Speaking of Superman, if there’s any character that feels like a different character from the previous films, it’s him. Once he comes back (come on, that’s not a surprise), Henry Cavill plays him like a completely different person. While it’s very strange for a character to get a hard reset like this, it’s a welcome one. For the first time Henry Cavill finally acts the part instead of just looking it. There’s a warmth and charm to his Superman that brought a smile to my face, and for once I finally bought the idea that THIS Superman is the one who could inspire people.
Also inspiring people is Wonder Woman, once again played to perfection by Gal Gadot. Much like in Batman V Superman, Gadot steals the show and has some of the best action sequences in the film. Even more so than before, Gadot stands shoulder to shoulder with the other actors and more than dominates the screen as the Amazonian. It’s simply a blast to see her on screen kicking ass.
You know who else is a blast? Jason Momoa’s Aquaman. A character that I’ve long loved but was always embarrassed to say so, Momoa plays Arthur Curry like a badass longhaired loner who at first wants nothing to do with the League, but after Atlantis is attacked he decides to join up. It’s shaky reasoning, for sure, but like Wonder Woman, it’s a lot of fun seeing this swaggering dude with a trident mess stuff up (for those wondering, yes, you’ll hear him say “yeah”, “my man”, and “dig it” like a hilarious underwater Macho Man). Momoa is clearly having a blast, and it’s infectious.
The same can be said for Ezra Miller, who was honestly the biggest surprise for me, as I was sure I was going to find him super annoying. But surprisingly I found his take on the Flash to be pretty damn funny. Casting Flash as the amateur on the team was a pretty inspired take, and he’s got some truly standout moments here. The same can also be said for Ray Fisher’s Cyborg once he gets into the team dynamic. Before that he’s pretty much just a sullen guy who’s part robot, but when he gets to bond with the team he’s pretty cool (and his CGI looked a lot better to me here than it ever did before).
But what of The Batman, played again by Ben Affleck? Well, he still certainly looks the part, depicting a Batman that looks like he walked right off the page. Affleck’s got more to do in this movie than in Batman V Superman, and he handles it pretty damn well. There are some moments where it looked to me like he was ready to go home, but there’s also moments where he really looks like he’s having a good time, even though it’s a little odd having Batman drop some Whedon quips. For my money he’s still one of the better Batmans we’ve had in the movies. If this is the final time Ben puts on the cowl, it’ll be an okay send off, but I’m pulling for him to give us one more cinematic adventure before he hangs up the cape.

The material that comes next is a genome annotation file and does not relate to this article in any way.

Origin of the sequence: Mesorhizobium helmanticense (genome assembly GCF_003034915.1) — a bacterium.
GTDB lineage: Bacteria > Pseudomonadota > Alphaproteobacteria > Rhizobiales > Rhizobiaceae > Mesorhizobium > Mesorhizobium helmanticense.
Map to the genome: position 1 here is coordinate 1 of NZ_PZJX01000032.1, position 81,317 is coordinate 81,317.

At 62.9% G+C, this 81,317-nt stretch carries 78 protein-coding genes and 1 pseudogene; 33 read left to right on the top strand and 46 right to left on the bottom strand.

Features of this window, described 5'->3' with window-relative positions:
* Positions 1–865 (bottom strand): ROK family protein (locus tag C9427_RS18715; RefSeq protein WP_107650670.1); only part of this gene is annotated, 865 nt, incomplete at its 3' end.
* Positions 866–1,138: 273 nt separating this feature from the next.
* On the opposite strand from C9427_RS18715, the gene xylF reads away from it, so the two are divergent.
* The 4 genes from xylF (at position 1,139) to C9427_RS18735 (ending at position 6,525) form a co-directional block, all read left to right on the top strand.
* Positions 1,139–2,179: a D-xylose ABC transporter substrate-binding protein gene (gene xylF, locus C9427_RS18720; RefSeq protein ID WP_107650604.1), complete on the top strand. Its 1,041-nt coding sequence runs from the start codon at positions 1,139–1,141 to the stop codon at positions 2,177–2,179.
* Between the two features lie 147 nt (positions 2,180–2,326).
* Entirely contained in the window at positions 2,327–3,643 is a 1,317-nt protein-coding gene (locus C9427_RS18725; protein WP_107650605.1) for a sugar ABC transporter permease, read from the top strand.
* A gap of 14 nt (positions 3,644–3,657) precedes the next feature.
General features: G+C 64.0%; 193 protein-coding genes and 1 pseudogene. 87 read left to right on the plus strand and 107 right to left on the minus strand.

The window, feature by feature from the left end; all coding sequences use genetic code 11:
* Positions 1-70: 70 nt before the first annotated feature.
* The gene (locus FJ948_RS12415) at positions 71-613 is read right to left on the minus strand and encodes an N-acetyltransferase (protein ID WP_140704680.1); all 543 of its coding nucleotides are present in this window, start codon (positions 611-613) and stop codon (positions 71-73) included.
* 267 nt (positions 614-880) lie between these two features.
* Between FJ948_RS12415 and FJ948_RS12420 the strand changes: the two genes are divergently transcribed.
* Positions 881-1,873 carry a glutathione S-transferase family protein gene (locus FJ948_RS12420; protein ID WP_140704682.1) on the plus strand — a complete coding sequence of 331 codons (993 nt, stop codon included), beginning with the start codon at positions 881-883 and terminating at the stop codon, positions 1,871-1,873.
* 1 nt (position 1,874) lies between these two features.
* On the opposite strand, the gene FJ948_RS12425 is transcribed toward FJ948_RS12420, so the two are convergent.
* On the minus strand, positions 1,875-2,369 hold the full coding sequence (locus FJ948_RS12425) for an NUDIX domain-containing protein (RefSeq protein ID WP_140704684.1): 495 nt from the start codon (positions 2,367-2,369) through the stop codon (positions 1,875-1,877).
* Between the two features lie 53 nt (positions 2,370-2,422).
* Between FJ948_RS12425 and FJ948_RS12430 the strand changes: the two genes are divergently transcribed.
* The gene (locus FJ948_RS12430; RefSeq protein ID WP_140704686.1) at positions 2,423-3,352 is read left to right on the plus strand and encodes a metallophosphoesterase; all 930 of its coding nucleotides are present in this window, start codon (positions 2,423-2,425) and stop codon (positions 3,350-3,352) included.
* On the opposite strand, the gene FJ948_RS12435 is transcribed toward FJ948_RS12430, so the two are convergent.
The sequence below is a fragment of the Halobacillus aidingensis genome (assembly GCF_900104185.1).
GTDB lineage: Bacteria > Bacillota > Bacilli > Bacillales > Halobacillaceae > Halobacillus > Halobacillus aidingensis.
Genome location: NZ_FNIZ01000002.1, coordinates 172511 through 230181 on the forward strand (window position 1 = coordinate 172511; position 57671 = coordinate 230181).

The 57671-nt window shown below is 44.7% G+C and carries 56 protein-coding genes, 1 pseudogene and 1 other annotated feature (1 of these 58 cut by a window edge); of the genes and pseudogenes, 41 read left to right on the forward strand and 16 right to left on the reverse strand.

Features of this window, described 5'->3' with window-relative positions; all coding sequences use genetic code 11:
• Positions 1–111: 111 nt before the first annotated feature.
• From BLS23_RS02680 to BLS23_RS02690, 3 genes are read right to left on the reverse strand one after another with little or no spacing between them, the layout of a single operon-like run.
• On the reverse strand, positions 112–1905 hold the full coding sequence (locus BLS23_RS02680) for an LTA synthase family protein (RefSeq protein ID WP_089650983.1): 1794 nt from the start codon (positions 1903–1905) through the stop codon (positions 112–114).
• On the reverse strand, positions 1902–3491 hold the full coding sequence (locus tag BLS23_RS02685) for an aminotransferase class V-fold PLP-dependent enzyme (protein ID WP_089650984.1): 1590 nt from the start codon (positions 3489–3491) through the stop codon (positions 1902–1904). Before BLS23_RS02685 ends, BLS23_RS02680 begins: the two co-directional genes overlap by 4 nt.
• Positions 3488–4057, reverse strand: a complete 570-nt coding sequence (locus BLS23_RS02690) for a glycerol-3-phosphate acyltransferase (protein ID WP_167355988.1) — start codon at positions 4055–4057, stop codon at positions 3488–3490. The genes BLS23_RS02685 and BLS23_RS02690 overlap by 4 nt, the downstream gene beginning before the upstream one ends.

Of course, the League has to fight somebody once they get together, and this time it’s Steppenwolf, who’s leading an invasion of Earth by the Parademons to transform our Earth into a mirror image of Apokolips, the planet he wa-you know what, long story short, there’s really only one kind of team up story, and Justice League’s is basically the same as The Avengers. A bunch of heroes have to team up to stop a big threat. The big threat this time being a giant CGI horned creature that’s voiced by Game of Thrones actor Ciaran Hinds, who honestly didn’t do much for me. He really exists to lead an army of nameless drones and fight the Justice League. His goal is no different than any other major villain’s, and while Hinds does as much as he can with the role, there’s only so much that a CGI villain can bring to the proceedings.
Combining Joss Whedon’s dialogue with Zack Snyder’s action stylings could’ve gone either way: either a complete disaster or a pleasant surprise. But to be completely honest, Justice League isn’t either of those things. It’s surprising that it’s watchable at all when you think about the amount of behind the scenes drama that took place with it. There are weak elements to this movie (and they are pretty weak), but the moments that work? Well, those moments work extremely well.
In the end, that’s kind the best way to look at Justice League. It’s not perfect, but it’s certainly a step in the right direction. The ending of the film made me hopeful for future WB DC films, and I’m actually looking forward to a director’s cut blu-ray because I want to see more of these characters. Hell, I’m looking forward to a sequel to this movie because I want to see more of these characters. Justice League is like watching a ship course correct in real time, but for the first time I’m rooting for the ship to make the turn because I can see the awesome potential that’s on the shoreline.